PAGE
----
When people talk about "western society" they are talking about the beliefs, habits, norms and behaviors that are common to a particular and large group of people, and which correspond to particular geographical territories. Some members of this group are more obvious than others. For example, people in the US and UK are definitely part of western society.
Others are less obvious. What about people in Greece and Brazil? Are they western or not? Harder to say immediately, (although I think not). As I said before, those boundaries may shift, but the prototypes do not.
In the resolution, Pro does not set out a prototypical definition of "the West" but rather defines the boundaries: "the nations of the western half of Europe, plus the Anglo-Saxon part of the Americas and Oceania."
He has called on me to justify these boundaries.
As I said in the previous round, they are consistent with Western Europe as defined by Eurovoc, as well as any colonies or ex-colonies of Western Europe where the occupiers have imposed and maintained cultural domination and a racial majority.
Because the concept of The West is prototypical rather than bounded, there may be disagreement over the exact placement of the boundaries. However, by no means does this "challenge the widespread belief in the existence of something called 'western world'" as Pro claims in round 1.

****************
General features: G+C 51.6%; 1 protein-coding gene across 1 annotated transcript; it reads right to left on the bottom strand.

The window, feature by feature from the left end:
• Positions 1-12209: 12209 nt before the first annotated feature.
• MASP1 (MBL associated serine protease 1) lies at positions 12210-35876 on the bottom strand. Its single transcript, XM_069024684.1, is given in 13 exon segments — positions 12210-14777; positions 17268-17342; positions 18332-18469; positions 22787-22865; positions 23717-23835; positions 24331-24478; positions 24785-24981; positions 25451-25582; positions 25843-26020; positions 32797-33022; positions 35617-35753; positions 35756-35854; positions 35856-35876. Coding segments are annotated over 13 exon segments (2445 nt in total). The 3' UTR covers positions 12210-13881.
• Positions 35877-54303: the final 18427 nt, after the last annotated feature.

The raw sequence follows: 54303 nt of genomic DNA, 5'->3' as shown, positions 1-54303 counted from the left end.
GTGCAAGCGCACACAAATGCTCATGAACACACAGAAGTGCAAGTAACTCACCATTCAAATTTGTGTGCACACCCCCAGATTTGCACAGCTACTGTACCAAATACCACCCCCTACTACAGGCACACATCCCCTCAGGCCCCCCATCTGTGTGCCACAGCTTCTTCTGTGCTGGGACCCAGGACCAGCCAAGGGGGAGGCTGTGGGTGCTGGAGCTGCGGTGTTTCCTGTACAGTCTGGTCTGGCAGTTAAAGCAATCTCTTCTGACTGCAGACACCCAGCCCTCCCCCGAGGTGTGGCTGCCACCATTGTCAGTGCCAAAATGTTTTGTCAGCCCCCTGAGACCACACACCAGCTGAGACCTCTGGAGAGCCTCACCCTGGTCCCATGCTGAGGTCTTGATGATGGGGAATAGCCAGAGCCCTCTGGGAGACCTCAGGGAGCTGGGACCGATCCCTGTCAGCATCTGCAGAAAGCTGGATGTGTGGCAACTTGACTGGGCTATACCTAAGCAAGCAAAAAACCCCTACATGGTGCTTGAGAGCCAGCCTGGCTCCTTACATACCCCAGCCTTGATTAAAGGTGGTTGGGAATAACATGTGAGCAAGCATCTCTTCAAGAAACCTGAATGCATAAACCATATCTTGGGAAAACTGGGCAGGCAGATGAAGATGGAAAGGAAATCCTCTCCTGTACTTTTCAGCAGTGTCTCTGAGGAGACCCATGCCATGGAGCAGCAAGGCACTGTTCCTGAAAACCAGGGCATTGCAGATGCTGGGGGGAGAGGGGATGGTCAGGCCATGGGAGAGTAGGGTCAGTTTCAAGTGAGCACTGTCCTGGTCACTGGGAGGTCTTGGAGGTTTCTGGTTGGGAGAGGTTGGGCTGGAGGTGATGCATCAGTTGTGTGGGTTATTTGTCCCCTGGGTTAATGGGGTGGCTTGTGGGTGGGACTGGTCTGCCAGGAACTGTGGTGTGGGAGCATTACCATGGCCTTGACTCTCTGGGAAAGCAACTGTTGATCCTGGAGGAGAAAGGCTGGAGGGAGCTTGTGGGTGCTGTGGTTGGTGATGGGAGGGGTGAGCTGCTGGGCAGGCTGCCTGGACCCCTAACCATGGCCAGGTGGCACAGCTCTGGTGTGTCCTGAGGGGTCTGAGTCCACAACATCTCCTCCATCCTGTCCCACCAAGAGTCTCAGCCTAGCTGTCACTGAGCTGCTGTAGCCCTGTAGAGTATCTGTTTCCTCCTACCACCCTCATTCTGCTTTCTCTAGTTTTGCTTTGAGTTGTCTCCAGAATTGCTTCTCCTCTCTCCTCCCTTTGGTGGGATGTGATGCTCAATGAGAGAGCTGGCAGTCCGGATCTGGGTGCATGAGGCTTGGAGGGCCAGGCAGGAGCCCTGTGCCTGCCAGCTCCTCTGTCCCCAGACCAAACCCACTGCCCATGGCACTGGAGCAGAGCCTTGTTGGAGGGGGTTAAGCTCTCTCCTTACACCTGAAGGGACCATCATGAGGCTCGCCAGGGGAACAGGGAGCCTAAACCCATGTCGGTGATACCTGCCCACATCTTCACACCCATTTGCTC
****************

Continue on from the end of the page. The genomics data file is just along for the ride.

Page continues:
In the last round, Pro brings an interesting element to discussion. Her idea of boundaries and prototypes seem quite convincing at first sight, but, with a deeper analysis, it’s not difficult to realize that those concepts can’t explain the idea of the West the same way they can explain colors, simply because, while you have objective ways of describing colors, especially those core prototypes, that can be objectively defined as “blue” or “green” without arbitrariness.
Thank you to Con for this interesting debate on the existence of "the West". Actually, I wish the debate were a bit longer, because there are more elements to discuss I think, but we're already at the final round.
In round 1, Con challenged the existence of the Western World. He argued that because the boundaries of "the West" cannot be easily defined, that its very existence be called into question.